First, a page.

Retroviruses-Introduction

 

Introduction:

 

Retroviruses are a class of its own kind of RNA viruses:

1.     Contain two single strand genomes with plus sense.

2.     It is unique in the sense, though these RNAs can act as mRNAs, they are not translated after infection; in this regard none of the other RNA viruses exhibit this feature.

3.     They are unique in the sense they are not translated, but copied into cDNA.

4.     Then they are integrated into host genome as proviruses.††

5.     They are unique viruses, which carry their own RNA-dependent DNA polymerase.

6.     The size of the cDNA integrated is slightly larger than the original size of genomic RNA.

7.     Its genome cannot replicate in cytoplasm RNA to RNA form,

8.     It is the integrated viral genome (cDNA) generates full length viral RNAs, viral proteins and they in turn produce viral particles.†

9.     There is a large time laps between the infection and the manifestation of symptoms, so it has a delayed effect, so the name retro viruses.†

10.  It is now well known that many or most of them cause one or the other forms of cancer diseases.† Discovery of these viruses dates back to 1911, when Peyton Rous found out the cause for cancer in chicks and monkeys in South Africa.

 

 

† ††††††††††††††† ††Historical Review

 

1904:† Alderman and Bang looked for infectious bacteria in chicks with leukemia, and succeeded in transferring the infected tissue to others, which developed the disease.

1905: Paul Ehrlich demonstrated immune surveillance where tumors formed in living tissues are eliminated by immune system.

1908: Paul Ellerman and Bang succeeded in transferring the disease from one tissue to other (searching for leukemia causing agent)

1910: Francis Rous Peyton (1879-1970) discovered infectious agent. (RSV) responsible for causing cancer (1966 got Nobel Prize).

1960: Howard Temin demonstrated the retroviruses contained RNA as genome and they are replicated by Teminís enzyme, colloquially called Reverse transcriptase (RT); it is actually RNA dependent DNA polymerase inhibited by Actinomycin D.

1951: Gross observed the cancer can be transmitted vertically, that is germ line transmission.

1969: Huebner and Todaro showed and hypothesized that transmission of oncogenic characters is due to transmission of genetic material.

1981: Human T-cell leukemia virus was discovered.

1983: HIV was discovered; controversy built up between French and USA scientists, about who discovered the HIV virus first?

 

Classification of Retroviruses:

 

Genus

Species

Avian type C rtvs

Avian leucosis virus

BLV-HTLV Rtvs

Bovine leukemia virus

Lenti viruses

HIV-1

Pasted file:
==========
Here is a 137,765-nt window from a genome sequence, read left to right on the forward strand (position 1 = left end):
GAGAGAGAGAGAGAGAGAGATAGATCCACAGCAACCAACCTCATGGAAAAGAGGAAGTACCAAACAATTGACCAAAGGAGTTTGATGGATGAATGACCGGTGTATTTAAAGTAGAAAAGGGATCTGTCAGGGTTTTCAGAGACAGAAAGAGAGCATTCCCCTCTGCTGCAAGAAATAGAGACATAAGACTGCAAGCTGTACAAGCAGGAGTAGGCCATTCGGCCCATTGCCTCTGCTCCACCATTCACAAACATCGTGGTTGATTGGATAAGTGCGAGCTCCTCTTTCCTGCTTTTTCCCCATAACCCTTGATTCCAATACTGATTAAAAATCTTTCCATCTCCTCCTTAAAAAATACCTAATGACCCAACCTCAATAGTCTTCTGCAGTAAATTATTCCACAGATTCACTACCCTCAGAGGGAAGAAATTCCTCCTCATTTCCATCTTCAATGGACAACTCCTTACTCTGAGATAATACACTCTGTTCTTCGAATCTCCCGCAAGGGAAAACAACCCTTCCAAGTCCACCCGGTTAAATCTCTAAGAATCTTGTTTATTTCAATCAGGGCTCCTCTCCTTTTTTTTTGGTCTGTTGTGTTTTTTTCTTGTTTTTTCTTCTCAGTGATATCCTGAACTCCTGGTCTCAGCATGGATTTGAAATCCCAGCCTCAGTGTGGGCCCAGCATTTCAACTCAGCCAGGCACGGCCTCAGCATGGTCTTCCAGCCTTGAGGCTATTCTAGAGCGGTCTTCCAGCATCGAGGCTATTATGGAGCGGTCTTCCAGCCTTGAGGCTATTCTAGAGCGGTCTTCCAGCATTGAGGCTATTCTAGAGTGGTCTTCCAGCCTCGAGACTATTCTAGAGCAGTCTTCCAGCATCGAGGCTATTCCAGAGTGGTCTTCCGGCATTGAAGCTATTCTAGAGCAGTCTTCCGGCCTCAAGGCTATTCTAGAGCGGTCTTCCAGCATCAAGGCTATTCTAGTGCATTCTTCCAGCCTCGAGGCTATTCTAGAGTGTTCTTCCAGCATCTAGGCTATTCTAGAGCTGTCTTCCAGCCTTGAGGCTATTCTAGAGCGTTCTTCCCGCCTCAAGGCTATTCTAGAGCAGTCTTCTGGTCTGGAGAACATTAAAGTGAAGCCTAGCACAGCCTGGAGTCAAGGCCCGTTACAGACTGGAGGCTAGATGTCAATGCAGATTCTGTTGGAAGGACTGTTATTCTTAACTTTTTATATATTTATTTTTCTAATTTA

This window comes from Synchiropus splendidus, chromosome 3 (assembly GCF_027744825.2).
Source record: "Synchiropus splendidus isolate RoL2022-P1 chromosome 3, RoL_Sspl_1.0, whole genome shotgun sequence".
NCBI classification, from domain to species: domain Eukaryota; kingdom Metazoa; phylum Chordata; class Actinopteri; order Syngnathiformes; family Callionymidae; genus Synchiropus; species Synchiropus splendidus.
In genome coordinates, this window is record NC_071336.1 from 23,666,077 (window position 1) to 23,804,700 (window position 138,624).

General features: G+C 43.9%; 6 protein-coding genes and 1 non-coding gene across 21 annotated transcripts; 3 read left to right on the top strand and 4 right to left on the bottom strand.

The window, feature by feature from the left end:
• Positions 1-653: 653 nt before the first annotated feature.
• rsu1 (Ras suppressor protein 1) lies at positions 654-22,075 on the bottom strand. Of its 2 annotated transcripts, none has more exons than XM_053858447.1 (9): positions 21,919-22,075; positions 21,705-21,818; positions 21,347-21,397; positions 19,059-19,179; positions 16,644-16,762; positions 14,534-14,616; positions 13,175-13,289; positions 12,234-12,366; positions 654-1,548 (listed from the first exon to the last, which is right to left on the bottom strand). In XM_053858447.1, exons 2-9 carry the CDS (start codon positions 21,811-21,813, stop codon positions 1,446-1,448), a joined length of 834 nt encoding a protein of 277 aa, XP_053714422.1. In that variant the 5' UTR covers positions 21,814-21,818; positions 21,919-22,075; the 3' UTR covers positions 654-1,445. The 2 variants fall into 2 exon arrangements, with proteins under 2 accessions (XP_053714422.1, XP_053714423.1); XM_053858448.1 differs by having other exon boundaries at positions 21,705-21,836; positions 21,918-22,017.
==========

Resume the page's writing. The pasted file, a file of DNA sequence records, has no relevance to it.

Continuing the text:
Mammalian- type B Rtvs

MMTV

Mammalian- type C Rtvs

Murine leukemia virus

Spuma virus Rtvs

Human Spuma virus (HSRV)

Type D viruses Rtvs

Mason-Pfizer monkey virus (MPMV)

 

 

Viral Types:

 

Viral-Type

Features

A-type

Non-enveloped, immature, inside cellular cisternae, 100nm size, have retroviral like genetic material, also called intra cisternal particles found in ER vesicles.† They are noninfectious immature previral particles.† They are seen only inside the cell as endogenous retroviral like genetic elements.

 

B-type

Enveloped MMtrV, 100nm size, they are extra cellular budded off particles, enveloped, and condensed, with acentric core, ex. MMtrV.

 

C-type

RSV, MuMLV, ALV, HTLV-1 and HTLV-2, HIV-1, 100nm size, they have well-organized central core, spikes are barely visible, ex. Mammalian and birdís viruses

D-type

MPMV, 120nm largest, they resemble B-types, spikes are not very prominent, all are Lentiviruses,-HIV1, 2 Visna, FIV,SIV,EIAV

 

E type

Bovine Leukemia

HTLV1

HTLV2

 

Classification of Retroviruses:

 

"http://en.wikipedia.org/wiki/Rous_sarcoma_virus" Categories: Retroviruses.

 

 

Virus: Retroviruses

 

 

SsRNA-RT virus/
retroviridae

Alpharetrovirus

Avian Sarcoma Leukosis Virus ∑ Rous sarcoma virus

 

 

Betaretrovirus

Mouse mammary tumor virus  ∑ Jaagsiekte sheep retrovirus

 

 

Gammaretrovirus

Murine leukemia virus ∑ Abelson murine leukemia virus ∑ Feline leukemia virus ∑ Xenotropic murine leukemia virus-related virus

 

 

Deltaretrovirus

Human T-lymphotropic virus (HTLV-1, HTLV-2) ∑ Bovine leukemia virus

 

 

Epsilonretrovirus

Walleye epidermal hyperplasia virus

 

 

Lentivirus

HIV ∑ SIV ∑ FIV ∑ Puma lentivirus ∑ EIA ∑ Bovine immunodeficiency virus ∑ Caprine arthritis encephalitis virus ∑ Visna/Maedi virus

 

 

Spumavirus

SFV ∑ HFV

 

 

Other

Metaviridae ∑ Pseudoviridae

 

 

DsDNA-RT virus

Hepadnaviridae (Hepatitis B virus)

 

 

Other

Endogenous retrovirus

 

 

 

Morphological features:

 

 

HIV infects one particular type of immune system cell. This cell is called the CD4+T cell, also know as a T-helper cell (see How the Immune System Works for details on T cells). Once infected, the T-helper cell turns into a HIV-replicating cell. T-helper cells play a vital role in the body's immune response. There are typically 1 million T-cells per one milliliter of blood. HIV will slowly reduce the number of T-cells until the person develops AIDS.

 

http://science.howstuffworks.com/

To understand how HIV infects the body, let's first look at the virus's basic structure. Here are the basic parts of the HIV virus:

Viral envelope - This is the outer coat of the virus. It is composed of two layers of fatty molecules, called lipids. Embedded in the viral envelope are proteins from the host cell. There are also about 72 copies of Env protein, which protrudes from the envelope surface. Env consists of a cap made of three or four molecules called glycoprotein (gp) 120, and a stem consisting of three to four gp41 molecules.

p17 protein - The HIV matrix protein that lies between the envelope and core

Viral core - Inside the envelope is the core, which contains 2,000 copies of the viral protein, p24. These proteins surround two single strands of HIV RNA, each containing a copy of the virus's nine genes. Three of these genes -- gag, pol and env -- contain information needed to make structural proteins for new virions.